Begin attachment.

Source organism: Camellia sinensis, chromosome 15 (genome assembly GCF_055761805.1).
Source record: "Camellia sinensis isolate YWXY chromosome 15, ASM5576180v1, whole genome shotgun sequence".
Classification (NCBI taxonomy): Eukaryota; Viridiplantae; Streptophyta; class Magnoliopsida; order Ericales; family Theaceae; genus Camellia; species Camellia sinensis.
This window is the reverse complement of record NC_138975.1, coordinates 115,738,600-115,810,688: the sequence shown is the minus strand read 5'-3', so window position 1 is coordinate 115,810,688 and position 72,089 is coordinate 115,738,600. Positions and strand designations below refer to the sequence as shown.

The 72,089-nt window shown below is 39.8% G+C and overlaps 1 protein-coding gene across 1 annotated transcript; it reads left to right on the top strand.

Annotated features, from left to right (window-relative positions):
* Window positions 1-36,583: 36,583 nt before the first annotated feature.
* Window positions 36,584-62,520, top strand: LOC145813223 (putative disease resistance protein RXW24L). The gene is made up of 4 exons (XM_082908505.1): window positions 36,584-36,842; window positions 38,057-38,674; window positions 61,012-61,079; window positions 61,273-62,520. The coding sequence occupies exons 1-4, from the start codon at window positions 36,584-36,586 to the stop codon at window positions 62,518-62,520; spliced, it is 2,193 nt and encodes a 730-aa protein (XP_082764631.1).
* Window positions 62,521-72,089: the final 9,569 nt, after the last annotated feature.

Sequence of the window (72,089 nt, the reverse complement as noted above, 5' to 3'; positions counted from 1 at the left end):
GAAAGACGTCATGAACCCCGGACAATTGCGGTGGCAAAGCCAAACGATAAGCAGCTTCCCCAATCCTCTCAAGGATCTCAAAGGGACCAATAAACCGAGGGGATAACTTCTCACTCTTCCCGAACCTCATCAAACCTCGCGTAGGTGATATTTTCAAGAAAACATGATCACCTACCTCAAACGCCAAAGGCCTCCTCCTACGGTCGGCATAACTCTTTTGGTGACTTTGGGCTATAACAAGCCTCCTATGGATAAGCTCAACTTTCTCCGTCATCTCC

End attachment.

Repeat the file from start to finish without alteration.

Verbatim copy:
Source organism: Camellia sinensis, chromosome 15 (genome assembly GCF_055761805.1).
Source record: "Camellia sinensis isolate YWXY chromosome 15, ASM5576180v1, whole genome shotgun sequence".
Classification (NCBI taxonomy): Eukaryota; Viridiplantae; Streptophyta; class Magnoliopsida; order Ericales; family Theaceae; genus Camellia; species Camellia sinensis.
This window is the reverse complement of record NC_138975.1, coordinates 115,738,600-115,810,688: the sequence shown is the minus strand read 5'-3', so window position 1 is coordinate 115,810,688 and position 72,089 is coordinate 115,738,600. Positions and strand designations below refer to the sequence as shown.

The 72,089-nt window shown below is 39.8% G+C and overlaps 1 protein-coding gene across 1 annotated transcript; it reads left to right on the top strand.

Annotated features, from left to right (window-relative positions):
* Window positions 1-36,583: 36,583 nt before the first annotated feature.
* Window positions 36,584-62,520, top strand: LOC145813223 (putative disease resistance protein RXW24L). The gene is made up of 4 exons (XM_082908505.1): window positions 36,584-36,842; window positions 38,057-38,674; window positions 61,012-61,079; window positions 61,273-62,520. The coding sequence occupies exons 1-4, from the start codon at window positions 36,584-36,586 to the stop codon at window positions 62,518-62,520; spliced, it is 2,193 nt and encodes a 730-aa protein (XP_082764631.1).
* Window positions 62,521-72,089: the final 9,569 nt, after the last annotated feature.

Sequence of the window (72,089 nt, the reverse complement as noted above, 5' to 3'; positions counted from 1 at the left end):
GAAAGACGTCATGAACCCCGGACAATTGCGGTGGCAAAGCCAAACGATAAGCAGCTTCCCCAATCCTCTCAAGGATCTCAAAGGGACCAATAAACCGAGGGGATAACTTCTCACTCTTCCCGAACCTCATCAAACCTCGCGTAGGTGATATTTTCAAGAAAACATGATCACCTACCTCAAACGCCAAAGGCCTCCTCCTACGGTCGGCATAACTCTTTTGGTGACTTTGGGCTATAACAAGCCTCCTATGGATAAGCTCAACTTTCTCCGTCATCTCC